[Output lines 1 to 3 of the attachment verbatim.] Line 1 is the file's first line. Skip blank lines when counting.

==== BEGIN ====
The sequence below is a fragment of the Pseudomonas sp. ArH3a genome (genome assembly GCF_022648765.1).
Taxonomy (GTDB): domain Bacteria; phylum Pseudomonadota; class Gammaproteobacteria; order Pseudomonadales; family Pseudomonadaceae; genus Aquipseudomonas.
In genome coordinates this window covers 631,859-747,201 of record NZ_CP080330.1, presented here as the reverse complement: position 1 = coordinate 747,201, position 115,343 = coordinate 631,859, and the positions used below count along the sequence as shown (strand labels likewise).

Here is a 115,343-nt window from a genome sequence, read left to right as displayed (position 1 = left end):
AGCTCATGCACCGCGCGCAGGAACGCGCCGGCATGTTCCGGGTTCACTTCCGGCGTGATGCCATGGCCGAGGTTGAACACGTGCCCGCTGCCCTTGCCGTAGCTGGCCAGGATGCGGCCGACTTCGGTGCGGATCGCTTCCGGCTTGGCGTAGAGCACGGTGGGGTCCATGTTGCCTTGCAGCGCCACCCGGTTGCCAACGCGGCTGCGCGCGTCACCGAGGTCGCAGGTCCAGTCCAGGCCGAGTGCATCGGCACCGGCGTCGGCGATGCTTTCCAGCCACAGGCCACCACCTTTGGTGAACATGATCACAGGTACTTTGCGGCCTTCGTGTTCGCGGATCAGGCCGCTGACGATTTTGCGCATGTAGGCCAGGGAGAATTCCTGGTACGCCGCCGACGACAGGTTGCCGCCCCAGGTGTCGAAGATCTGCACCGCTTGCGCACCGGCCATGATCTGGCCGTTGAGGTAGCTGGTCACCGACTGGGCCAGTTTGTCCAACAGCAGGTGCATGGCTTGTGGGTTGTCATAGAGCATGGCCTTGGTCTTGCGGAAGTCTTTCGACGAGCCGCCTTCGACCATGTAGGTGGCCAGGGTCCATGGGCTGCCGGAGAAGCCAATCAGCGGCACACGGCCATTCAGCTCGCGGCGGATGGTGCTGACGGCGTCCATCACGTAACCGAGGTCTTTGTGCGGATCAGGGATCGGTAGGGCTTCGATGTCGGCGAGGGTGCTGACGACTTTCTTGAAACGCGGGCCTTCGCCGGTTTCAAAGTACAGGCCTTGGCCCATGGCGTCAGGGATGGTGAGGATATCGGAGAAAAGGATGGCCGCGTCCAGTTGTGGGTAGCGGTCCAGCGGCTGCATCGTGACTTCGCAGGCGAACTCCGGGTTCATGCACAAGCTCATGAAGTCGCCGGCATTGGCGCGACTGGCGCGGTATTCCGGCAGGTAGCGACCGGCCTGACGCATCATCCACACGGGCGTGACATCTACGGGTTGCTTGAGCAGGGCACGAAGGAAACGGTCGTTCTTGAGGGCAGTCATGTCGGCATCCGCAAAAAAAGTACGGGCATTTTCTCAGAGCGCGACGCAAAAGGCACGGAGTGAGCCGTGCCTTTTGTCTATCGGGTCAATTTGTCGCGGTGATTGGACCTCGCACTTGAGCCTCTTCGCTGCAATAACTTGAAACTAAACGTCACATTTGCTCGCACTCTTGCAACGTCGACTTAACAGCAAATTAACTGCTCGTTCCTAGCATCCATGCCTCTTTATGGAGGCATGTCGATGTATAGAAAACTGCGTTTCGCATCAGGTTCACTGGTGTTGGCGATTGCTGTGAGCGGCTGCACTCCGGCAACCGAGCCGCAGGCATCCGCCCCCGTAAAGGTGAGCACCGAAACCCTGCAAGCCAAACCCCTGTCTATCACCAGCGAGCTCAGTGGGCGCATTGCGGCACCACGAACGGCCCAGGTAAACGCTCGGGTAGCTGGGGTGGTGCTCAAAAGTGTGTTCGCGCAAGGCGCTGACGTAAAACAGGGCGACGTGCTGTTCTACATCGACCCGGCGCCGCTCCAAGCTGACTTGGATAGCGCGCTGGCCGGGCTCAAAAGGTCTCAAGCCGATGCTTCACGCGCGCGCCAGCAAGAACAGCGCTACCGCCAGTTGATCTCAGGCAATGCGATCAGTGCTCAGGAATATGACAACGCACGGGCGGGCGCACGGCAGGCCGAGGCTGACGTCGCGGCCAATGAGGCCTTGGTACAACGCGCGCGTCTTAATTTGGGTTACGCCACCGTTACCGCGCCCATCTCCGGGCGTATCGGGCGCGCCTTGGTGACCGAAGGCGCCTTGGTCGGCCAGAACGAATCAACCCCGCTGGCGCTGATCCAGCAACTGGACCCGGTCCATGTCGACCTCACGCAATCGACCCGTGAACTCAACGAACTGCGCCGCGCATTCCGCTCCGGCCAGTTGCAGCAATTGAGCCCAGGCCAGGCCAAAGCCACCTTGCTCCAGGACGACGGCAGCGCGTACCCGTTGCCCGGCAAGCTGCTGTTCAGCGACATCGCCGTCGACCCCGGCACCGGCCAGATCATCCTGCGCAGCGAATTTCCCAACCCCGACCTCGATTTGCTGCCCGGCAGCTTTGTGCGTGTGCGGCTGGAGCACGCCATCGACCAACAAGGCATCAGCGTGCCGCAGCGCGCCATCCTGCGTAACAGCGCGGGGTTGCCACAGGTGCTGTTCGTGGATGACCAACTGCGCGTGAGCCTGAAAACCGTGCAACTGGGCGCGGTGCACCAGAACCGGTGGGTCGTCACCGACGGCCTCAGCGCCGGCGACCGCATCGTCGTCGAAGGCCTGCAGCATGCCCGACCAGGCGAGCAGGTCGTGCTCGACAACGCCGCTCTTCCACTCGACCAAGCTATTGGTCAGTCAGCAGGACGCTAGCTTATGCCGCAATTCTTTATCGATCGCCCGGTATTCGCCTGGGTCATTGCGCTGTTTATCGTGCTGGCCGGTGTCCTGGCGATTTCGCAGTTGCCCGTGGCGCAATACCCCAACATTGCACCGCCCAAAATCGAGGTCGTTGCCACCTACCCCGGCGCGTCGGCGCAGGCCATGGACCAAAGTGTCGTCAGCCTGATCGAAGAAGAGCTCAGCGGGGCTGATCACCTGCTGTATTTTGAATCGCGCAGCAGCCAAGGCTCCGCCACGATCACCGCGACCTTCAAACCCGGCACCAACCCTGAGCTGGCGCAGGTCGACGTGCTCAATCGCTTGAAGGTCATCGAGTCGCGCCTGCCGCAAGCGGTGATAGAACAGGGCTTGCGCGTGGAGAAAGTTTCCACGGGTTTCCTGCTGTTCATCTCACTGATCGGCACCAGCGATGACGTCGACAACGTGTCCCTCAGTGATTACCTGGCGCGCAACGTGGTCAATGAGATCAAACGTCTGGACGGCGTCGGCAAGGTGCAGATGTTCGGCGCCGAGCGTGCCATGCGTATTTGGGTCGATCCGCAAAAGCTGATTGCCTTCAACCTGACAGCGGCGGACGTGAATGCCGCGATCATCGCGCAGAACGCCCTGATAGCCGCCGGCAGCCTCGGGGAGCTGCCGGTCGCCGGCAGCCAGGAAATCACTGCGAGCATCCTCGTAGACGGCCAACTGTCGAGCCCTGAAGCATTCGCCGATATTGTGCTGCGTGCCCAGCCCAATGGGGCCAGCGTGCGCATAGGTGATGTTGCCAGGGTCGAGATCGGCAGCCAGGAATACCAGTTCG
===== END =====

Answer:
The sequence below is a fragment of the Pseudomonas sp. ArH3a genome (genome assembly GCF_022648765.1).
Taxonomy (GTDB): domain Bacteria; phylum Pseudomonadota; class Gammaproteobacteria; order Pseudomonadales; family Pseudomonadaceae; genus Aquipseudomonas.
In genome coordinates this window covers 631,859-747,201 of record NZ_CP080330.1, presented here as the reverse complement: position 1 = coordinate 747,201, position 115,343 = coordinate 631,859, and the positions used below count along the sequence as shown (strand labels likewise).